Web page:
Exome sequencing was performed using genomic DNA extracted from peripheral whole blood samples from the study participant and family members after informed consent onto an institutional review board approved protocol (76-HG-0238). Exome capture was carried out using manufacturer protocols using the TruSeq Exome Enrichment Kit (Illumina, San Diego, CA) and sequenced on the HiSeq 2000 Sequencing System (Illumina). Alignment to the human genome reference sequence (UCSC assembly hg19, NCBI build 37) was carried out using the Efficient Local Alignment of Nucleotide Data algorithm (Eland, Illumina, Inc) as described previously [80]. Briefly, paired-end (PE) reads were aligned independently and reads that aligned uniquely were grouped into genomic sequence intervals of ~100 kb whereas reads that failed to align were binned with PE mates without Eland using the PE information. Reads that mapped in more than one location were discarded. To align binned reads to their respective 100 kb genomic sequence, Crossmatch, a Smith-Waterman-based local alignment algorithm was used based on the following parameters–minscore 21 and–masklevel 0 (http://www.phrap.org). Genotypes were identified using a Bayesian genotype caller, Most Probable Genotype [81]. Selected de novo variants detected exclusively by exome sequencing were tested by Sanger sequencing. Sanger sequencing was performed to confirm the segregation of the identified variant in FOXR1 using the following primers 5’-AAAGCACTTCCCCTTTTTCC-3’ (forward) and 5’ AGTTGTTTGCCCATGGATTC-3’ (reverse).

Construction of expression vectors

Full-length human pCMV-SPORT6 FOXR1 plasmid was purchased from GE Dharmacon (clone ID 5164198; accession #BC038969). The human M280L variant in FOXR1 was generated by introducing a point mutation at residue 280 (methionine to leucine) using QuikChange II Site-Directed Mutagenesis Kit (Agilent Technologies) in the pSport6 human FOXR1 plasmid with the following 5’-CCAACAGTGCTTGAGCCAGCCAG-3’ (forward) and 5’- ATACTTTCTAGCCGAGTGGAAG-3’ (reverse) primers and verified by nucleotide sequencing. The FOXR1 wild-type and M280L mutant were then PCR amplified using 5′- AAAGCACTCGAGATGGGGAACGAGCTCTTTCTG-3’ (forward) and 5’-TTTGGCCCGCGGTTAAAGATCAAAGAGGAAGGG-3’ (reverse) primers and subcloned into the XhoI and SacII restriction sites of pEGFP-C3 (Clontech) to create an N-terminal EGFP tag. To generate the FOXR1 C-terminal truncation variant, Δ280–292, we used full-length human GFP-tagged FOXR1 wild-type as template and designed PCR 5’-AAAGCACTCGAGATGGGGAACGAGC-3’ (forward) and 5’-TTTGGCCCGCGGTTAGCACTGTTGGATACTTTCTAGCCG-3’ (reverse) primers to amplify the region encoding amino acids 1–279, which was subcloned into the XhoI and SacII restriction sites of pEGFP-C3.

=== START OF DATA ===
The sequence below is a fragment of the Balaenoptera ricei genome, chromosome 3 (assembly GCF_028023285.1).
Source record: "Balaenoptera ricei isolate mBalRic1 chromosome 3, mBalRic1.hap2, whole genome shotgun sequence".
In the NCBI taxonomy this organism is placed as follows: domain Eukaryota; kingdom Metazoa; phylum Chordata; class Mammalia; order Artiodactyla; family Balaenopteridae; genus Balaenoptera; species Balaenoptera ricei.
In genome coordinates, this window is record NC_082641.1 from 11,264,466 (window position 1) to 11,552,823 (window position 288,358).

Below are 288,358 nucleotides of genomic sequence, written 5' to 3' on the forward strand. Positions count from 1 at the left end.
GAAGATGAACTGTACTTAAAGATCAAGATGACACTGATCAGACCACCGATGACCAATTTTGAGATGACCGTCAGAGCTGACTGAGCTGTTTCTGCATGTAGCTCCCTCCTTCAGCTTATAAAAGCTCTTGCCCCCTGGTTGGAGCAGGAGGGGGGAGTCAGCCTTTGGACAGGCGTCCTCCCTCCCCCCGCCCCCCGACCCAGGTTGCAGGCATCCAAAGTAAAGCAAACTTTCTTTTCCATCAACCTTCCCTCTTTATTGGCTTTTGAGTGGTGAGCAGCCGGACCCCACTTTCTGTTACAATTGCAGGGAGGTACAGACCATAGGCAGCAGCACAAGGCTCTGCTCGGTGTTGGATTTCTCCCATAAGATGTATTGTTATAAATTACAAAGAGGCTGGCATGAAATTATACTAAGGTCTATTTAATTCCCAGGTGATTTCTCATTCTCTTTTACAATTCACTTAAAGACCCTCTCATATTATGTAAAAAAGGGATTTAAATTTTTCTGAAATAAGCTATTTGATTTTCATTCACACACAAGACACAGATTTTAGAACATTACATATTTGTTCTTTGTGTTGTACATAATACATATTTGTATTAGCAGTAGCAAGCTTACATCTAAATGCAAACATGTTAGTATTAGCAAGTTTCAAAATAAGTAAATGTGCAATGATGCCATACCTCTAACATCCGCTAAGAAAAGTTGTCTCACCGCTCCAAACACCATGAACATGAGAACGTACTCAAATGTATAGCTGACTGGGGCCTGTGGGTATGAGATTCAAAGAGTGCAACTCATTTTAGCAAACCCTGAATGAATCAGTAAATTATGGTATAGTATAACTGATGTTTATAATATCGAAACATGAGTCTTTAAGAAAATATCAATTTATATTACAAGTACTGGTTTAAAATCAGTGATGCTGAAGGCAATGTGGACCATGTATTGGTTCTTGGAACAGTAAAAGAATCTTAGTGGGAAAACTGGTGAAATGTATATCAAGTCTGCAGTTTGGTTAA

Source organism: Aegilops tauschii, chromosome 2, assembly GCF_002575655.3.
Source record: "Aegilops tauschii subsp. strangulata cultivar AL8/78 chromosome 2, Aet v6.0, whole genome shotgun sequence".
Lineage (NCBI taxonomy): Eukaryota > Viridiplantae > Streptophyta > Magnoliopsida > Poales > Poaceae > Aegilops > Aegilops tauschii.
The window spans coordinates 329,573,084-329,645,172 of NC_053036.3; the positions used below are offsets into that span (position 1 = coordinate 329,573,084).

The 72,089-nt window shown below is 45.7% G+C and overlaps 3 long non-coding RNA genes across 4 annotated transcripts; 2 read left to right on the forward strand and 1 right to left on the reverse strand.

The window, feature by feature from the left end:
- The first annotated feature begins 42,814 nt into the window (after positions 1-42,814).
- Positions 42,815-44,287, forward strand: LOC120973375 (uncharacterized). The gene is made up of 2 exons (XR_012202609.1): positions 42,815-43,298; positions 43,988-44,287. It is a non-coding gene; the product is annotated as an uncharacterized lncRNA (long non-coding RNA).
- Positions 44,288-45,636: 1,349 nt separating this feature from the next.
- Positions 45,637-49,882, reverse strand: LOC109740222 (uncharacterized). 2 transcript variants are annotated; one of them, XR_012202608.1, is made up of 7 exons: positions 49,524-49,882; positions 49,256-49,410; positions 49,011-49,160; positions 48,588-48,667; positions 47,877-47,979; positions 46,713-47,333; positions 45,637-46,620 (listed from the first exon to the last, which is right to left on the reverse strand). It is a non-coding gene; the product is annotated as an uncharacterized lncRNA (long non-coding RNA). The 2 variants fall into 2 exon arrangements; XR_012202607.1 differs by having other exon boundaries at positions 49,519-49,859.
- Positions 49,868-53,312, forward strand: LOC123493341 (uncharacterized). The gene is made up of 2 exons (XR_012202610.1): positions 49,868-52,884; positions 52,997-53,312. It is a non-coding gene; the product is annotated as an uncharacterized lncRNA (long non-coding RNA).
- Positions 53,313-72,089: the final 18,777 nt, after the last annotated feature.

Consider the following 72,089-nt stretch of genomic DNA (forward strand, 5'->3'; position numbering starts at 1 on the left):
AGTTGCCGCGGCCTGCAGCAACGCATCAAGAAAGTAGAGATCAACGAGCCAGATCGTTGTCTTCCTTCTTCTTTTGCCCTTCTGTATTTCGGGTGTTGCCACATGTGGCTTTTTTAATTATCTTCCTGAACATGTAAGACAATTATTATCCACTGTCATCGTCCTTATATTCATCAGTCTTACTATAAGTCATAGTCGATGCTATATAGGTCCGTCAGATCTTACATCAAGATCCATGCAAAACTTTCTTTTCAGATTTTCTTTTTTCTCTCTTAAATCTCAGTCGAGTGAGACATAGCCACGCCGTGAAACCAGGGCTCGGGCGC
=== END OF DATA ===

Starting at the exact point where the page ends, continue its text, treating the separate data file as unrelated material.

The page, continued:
Cell culture

HEK293T (ATCC CRL-3216) and COS-7 (ATCC CRL-1651) cells were maintained in Dulbecco’s Modified Eagle’s Medium (DMEM) supplemented with 10% fetal bovine serum (FBS; Hyclone) and 1% Penicillin/Streptomycin in a 5% CO2 incubator at 37°C. Cells at 60% confluency were transfected with GFP, GFP-FOXR1 or GFP-M280L plasmids using FuGENE6 transfection reagent (Promega) according to the manufacturer’s instructions. For subcellular fractionation, cells were briefly washed with phosphate-buffered saline (PBS) and lysed in buffer A that consists of 50 mM Tris-HCl pH 7.5, 0.5% Triton-X100, 137.5 mM NaCl, 10% glycerol, 5 mM EDTA pH 8.0 with proteinase inhibitors. The lysate was centrifuged 850 x g for 15 min at 4°C. The supernatant “cytosolic” fraction was removed to a new tube and the remaining “nuclear” pellet was washed twice with buffer A at 4°C and centrifuged at 850 x g for 2 min. The pellet was then solubilized in buffer B that consists of 50 mM Tris-HCL pH 7.5, 0.5% Triton-X100, 137.5 mM NaCl, 10% glycerol, 5 mM EDTA pH 8.0, 0.5% SDS with proteinase inhibitors and sonicated for 5–10 secs. Equal amount of 2x sample buffer (0.1 M Tris-HCL, pH 6.8, 4% SDS, 20% glycerol, 10% β-mercaptoethanol, 0.01% bromophenol blue) was added to the tubes containing the nuclear and cytoplasmic fractions, boiled at 100°C for 10 min and subjected to SDS-PAGE. For MG132 treatment, transfected cells were treated with 50 μM MG132 (Sigma-Aldrich) for 24 h. Cells were then washed with PBS and solubilized in 2x sample buffer. Cellular stress paradigms: serum starvation, cells were incubated in DMEM without fetal bovine serum for 24 h at 37°C; for CO2 deprivation, cells were deprived of 5% CO2 for 24 h at 37°C; PMA treatment, cells were treated with 1 μM of phorbol 12-myristate 13-acetate (PMA, Sigma) for 24 h at 37°C.

Western blotting

Whole cell lysates were extracted from cells in 2x sample buffer and separated on 10% SDS–PAGE gel and transferred to nitrocellulose membranes (GE Healthcare). The membranes were blocked with Odyssey Blocking Buffer in PBS (Licor), followed by incubation with primary antibodies against human FOXR1 (Biorbyt, rabbit 1:200), GFP (synaptic systems, mouse 1:1000), GAPDH (EMD Millipore, mouse 1:5000), HSPA1A and HSPA6 (Enzo life sciences, mouse 1:1000), DHRS2 (Abcam, rabbit 1:500), Histone H3 (Cell-Signaling, rabbit 1:1000) overnight at 4°C. Proteins recognized by the antibodies were detected with an Odyssey infrared imaging system (LI-COR) using IRDye680RD- or IRDye800CW-coupled secondary antibodies (LI-COR, 1: 20,000).